Today, however, Elisabeth is largely remembered for her beauty and unique style. But for the Empress, looking her best was always a luxury that came at a price. In fact, she spent much of her life confined to a strict beauty and exercise regime, the details of which have become almost legendary over the years.
Apparently, Elisabeth’s day would begin with a cold bath followed by a massage. Then, after breakfast, she would embark on a grueling exercise routine. As well as vigorous walks, she kept herself fit by indulging her love of horse riding. And as Elisabeth began to grow older, she only increased her physical activity, even commissioning a gymnasium complete with rings and weights at Vienna’s Hapsburg Palace.
However, this exercise was only part of what kept Elisabeth looking startlingly slim – even well into middle age. Supposedly, she also maintained a strict diet and would regularly give up almost all food as part of a fast. “She would partake only of pressed extract of raw chicken, partridge, venison and beef,” wrote Ludwig Merkle in his 1998 biography Sissi, The Tragic Empress.
As well as consuming minimal calories, Elisabeth kept her waistline trim by indulging in the contemporary fashion for wearing tightly laced corsets. In fact, she had special leather garments made in Paris and taunted her disapproving mother-in-law with her hourglass physique. Incredibly, at one point her waist was down to just 16 inches.
But if Elisabeth went to great lengths in order to stay slim, her approach to beauty was even more excessive. Desperate to stave off the effects of aging, she would take baths in goat milk and warm olive oil in order to soften her skin. Meanwhile, she would apply squashed strawberries to her hands and face, believing that the fruit would keep wrinkles at bay.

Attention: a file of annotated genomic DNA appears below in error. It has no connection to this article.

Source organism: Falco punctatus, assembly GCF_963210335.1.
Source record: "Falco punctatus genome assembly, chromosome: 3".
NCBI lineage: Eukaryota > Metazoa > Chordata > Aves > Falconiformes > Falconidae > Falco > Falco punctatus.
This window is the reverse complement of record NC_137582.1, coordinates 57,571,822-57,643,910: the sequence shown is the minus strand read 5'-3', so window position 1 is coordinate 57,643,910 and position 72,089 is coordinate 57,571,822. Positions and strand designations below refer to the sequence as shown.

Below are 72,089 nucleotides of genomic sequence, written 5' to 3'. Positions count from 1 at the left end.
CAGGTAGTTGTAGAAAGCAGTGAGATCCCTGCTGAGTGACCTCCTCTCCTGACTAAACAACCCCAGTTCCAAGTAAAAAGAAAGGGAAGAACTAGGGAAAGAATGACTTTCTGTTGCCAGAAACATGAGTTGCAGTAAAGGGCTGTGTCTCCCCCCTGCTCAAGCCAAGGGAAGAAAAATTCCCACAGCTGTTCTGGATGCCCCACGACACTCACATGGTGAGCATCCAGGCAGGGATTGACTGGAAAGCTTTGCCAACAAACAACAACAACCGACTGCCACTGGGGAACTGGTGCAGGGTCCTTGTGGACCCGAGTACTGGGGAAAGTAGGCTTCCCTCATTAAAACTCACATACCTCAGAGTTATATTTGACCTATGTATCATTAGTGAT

Perhaps one of the most startling aspects of Elisabeth’s beauty regime was her habit of sleeping in a special mask, designed to hold strips of raw veal meat against her face. She also refused to use a pillow while sleeping, and sometimes went to bed with wet cloths that had been dipped in vinegar draped around her waist. Apparently, she believed this would help her lose weight.
Most time-consuming of all, though, was Elisabeth’s haircare routine. According to many, her ankle-length mane was her best asset, and Franziska Feifalik, her private hairdresser, received a significant wage in return for styling it in elaborate braids. But the Empress was precious about her locks, and Feifalik was forced to account for each hair that fell out during the process. Furthermore, she washed it only once every three weeks, when a whole day was set aside to bathe it in a concoction of brandy and raw eggs.
However bizarre, Elisabeth’s regime seems to have worked, and age did little to dampen her reputation as a great beauty. But sadly, she was never able to escape tragedy. On January 30, 1889, her son Rudolf died in an apparent murder-suicide with his 17-year-old-lover at a hunting lodge near Vienna. Apparently, the Empress never recovered, and some say that she remained in mourning for the rest of her life.
Almost a decade later, Elisabeth was about to board a steamship in Geneva, Switzerland, when she was attacked by Luigi Lucheni, a Italian anarchist bent on killing a royal. And although his blade fatally pierced her heart, she was able to walk some 300 feet to the boat before collapsing. Apparently, the tightness of her corset had helped to temporarily stem the bleeding – ensuring that in death, just as in life, Sisi’s vanity continued to play a most vital role.